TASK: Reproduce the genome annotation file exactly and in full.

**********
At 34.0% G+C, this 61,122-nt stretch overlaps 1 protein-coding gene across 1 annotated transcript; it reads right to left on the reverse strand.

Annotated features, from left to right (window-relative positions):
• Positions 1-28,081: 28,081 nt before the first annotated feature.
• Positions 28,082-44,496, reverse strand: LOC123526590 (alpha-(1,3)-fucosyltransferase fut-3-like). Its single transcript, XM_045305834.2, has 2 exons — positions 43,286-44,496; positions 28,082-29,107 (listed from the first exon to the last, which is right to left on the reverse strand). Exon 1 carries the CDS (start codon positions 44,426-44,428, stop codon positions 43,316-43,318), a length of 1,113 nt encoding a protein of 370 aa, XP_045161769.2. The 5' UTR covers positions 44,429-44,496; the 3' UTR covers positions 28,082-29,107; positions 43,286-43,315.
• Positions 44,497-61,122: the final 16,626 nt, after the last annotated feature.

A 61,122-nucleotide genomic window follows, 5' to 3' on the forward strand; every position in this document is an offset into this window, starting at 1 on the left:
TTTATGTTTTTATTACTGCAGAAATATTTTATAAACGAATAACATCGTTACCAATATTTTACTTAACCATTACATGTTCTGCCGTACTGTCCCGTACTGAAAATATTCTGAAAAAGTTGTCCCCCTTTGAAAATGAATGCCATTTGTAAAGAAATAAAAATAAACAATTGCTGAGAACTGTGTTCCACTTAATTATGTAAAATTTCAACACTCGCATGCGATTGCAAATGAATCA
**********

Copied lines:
At 34.0% G+C, this 61,122-nt stretch overlaps 1 protein-coding gene across 1 annotated transcript; it reads right to left on the reverse strand.

Annotated features, from left to right (window-relative positions):
• Positions 1-28,081: 28,081 nt before the first annotated feature.
• Positions 28,082-44,496, reverse strand: LOC123526590 (alpha-(1,3)-fucosyltransferase fut-3-like). Its single transcript, XM_045305834.2, has 2 exons — positions 43,286-44,496; positions 28,082-29,107 (listed from the first exon to the last, which is right to left on the reverse strand). Exon 1 carries the CDS (start codon positions 44,426-44,428, stop codon positions 43,316-43,318), a length of 1,113 nt encoding a protein of 370 aa, XP_045161769.2. The 5' UTR covers positions 44,429-44,496; the 3' UTR covers positions 28,082-29,107; positions 43,286-43,315.
• Positions 44,497-61,122: the final 16,626 nt, after the last annotated feature.

A 61,122-nucleotide genomic window follows, 5' to 3' on the forward strand; every position in this document is an offset into this window, starting at 1 on the left:
TTTATGTTTTTATTACTGCAGAAATATTTTATAAACGAATAACATCGTTACCAATATTTTACTTAACCATTACATGTTCTGCCGTACTGTCCCGTACTGAAAATATTCTGAAAAAGTTGTCCCCCTTTGAAAATGAATGCCATTTGTAAAGAAATAAAAATAAACAATTGCTGAGAACTGTGTTCCACTTAATTATGTAAAATTTCAACACTCGCATGCGATTGCAAATGAATCA